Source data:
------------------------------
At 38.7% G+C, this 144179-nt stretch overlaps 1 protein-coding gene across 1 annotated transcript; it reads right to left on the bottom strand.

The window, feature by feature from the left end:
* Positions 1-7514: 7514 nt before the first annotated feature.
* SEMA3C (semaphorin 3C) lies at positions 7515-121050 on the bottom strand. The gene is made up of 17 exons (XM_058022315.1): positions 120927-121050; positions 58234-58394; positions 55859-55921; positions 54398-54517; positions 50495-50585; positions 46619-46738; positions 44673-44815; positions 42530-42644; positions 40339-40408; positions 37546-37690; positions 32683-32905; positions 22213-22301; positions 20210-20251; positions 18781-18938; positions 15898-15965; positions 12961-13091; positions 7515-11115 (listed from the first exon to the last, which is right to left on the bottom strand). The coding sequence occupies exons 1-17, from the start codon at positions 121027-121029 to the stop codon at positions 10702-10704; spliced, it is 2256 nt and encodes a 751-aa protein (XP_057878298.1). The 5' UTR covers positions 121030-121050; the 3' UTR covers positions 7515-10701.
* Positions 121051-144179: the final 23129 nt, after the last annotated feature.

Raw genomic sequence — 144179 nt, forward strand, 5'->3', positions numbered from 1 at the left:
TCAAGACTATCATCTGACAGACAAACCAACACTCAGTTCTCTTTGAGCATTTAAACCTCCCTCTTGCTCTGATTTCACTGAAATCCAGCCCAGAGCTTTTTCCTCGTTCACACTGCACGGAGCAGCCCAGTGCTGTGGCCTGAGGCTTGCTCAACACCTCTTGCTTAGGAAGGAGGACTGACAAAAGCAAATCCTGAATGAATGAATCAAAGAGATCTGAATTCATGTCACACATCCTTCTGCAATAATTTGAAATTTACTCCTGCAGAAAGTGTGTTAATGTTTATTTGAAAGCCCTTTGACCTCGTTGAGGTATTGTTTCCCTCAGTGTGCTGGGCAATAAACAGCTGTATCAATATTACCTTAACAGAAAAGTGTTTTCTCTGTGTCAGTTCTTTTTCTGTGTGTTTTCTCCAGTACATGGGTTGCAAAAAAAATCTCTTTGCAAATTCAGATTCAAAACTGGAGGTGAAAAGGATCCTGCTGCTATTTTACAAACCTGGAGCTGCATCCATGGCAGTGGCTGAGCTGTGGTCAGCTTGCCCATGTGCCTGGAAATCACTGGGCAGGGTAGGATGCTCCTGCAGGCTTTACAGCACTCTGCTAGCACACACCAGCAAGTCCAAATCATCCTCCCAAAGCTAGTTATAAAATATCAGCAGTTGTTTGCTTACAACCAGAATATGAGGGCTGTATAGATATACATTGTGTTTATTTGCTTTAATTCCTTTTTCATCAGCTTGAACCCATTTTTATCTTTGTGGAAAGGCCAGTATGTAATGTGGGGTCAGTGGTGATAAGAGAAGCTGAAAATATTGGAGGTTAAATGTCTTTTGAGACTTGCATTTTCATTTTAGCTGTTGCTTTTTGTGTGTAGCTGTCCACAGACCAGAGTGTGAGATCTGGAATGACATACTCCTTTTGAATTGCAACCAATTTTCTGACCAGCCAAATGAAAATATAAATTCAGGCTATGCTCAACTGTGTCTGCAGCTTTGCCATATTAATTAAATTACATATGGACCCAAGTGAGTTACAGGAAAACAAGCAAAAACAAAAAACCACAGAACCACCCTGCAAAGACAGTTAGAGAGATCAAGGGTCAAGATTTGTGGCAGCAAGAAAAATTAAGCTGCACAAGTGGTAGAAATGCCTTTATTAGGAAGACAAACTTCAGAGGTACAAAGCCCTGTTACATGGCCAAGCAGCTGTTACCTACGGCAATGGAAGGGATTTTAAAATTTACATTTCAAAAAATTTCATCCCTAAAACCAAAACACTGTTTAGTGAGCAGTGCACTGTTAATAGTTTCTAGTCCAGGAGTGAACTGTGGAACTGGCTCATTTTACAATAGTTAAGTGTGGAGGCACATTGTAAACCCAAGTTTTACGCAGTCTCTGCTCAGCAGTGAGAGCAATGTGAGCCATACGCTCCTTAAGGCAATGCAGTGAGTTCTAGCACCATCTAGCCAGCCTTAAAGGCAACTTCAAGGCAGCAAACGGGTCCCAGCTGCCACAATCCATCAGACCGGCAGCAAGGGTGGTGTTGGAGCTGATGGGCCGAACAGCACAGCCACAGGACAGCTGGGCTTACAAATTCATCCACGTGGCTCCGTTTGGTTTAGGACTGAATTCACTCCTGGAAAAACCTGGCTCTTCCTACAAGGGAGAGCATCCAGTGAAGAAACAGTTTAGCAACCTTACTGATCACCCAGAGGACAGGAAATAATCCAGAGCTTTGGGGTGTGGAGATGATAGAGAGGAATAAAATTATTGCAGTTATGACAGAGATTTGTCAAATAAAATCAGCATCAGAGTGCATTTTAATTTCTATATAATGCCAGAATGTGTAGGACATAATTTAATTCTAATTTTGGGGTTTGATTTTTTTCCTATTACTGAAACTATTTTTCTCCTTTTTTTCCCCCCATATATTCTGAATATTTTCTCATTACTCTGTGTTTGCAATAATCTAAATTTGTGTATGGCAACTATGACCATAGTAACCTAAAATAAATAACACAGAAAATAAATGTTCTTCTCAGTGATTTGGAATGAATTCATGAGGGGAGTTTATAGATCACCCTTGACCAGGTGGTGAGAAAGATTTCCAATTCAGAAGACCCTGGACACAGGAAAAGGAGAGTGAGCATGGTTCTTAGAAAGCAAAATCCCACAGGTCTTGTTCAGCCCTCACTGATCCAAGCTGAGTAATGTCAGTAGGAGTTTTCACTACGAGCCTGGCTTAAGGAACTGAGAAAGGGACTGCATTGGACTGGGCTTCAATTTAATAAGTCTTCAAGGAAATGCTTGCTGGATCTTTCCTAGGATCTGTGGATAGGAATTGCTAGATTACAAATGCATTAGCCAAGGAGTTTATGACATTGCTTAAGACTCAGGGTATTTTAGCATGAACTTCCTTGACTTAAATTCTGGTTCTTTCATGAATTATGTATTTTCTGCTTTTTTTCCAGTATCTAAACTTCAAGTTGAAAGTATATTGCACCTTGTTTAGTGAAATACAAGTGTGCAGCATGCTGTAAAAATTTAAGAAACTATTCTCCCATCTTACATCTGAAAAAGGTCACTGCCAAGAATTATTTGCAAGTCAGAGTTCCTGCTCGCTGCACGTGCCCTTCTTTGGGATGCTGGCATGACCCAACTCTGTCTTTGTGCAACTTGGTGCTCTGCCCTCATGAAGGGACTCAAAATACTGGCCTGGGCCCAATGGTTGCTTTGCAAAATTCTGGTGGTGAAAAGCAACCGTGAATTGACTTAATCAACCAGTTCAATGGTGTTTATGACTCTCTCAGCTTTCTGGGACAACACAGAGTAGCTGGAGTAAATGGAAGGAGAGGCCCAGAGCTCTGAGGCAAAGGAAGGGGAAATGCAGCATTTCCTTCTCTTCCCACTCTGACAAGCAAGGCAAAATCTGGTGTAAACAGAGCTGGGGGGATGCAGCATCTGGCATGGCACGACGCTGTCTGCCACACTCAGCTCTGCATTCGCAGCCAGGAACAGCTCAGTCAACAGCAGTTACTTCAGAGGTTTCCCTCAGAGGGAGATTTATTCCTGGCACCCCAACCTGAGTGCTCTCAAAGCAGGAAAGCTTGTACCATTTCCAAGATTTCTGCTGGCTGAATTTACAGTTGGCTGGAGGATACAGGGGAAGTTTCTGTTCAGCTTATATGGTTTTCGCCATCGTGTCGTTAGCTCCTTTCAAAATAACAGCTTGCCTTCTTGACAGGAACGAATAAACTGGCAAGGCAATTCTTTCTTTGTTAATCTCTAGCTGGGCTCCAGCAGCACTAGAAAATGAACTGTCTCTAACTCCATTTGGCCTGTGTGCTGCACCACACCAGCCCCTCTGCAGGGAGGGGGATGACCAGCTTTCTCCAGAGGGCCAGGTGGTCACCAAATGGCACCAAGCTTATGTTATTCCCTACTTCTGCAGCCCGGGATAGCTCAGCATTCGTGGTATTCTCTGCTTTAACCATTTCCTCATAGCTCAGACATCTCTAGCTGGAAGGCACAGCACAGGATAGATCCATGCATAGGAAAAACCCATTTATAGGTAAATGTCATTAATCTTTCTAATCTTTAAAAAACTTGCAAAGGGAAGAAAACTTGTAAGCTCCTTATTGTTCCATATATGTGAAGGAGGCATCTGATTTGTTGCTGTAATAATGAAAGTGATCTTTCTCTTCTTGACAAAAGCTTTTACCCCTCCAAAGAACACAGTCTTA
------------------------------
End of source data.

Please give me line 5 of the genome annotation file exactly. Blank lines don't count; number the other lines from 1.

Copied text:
* Positions 121051-144179: the final 23129 nt, after the last annotated feature.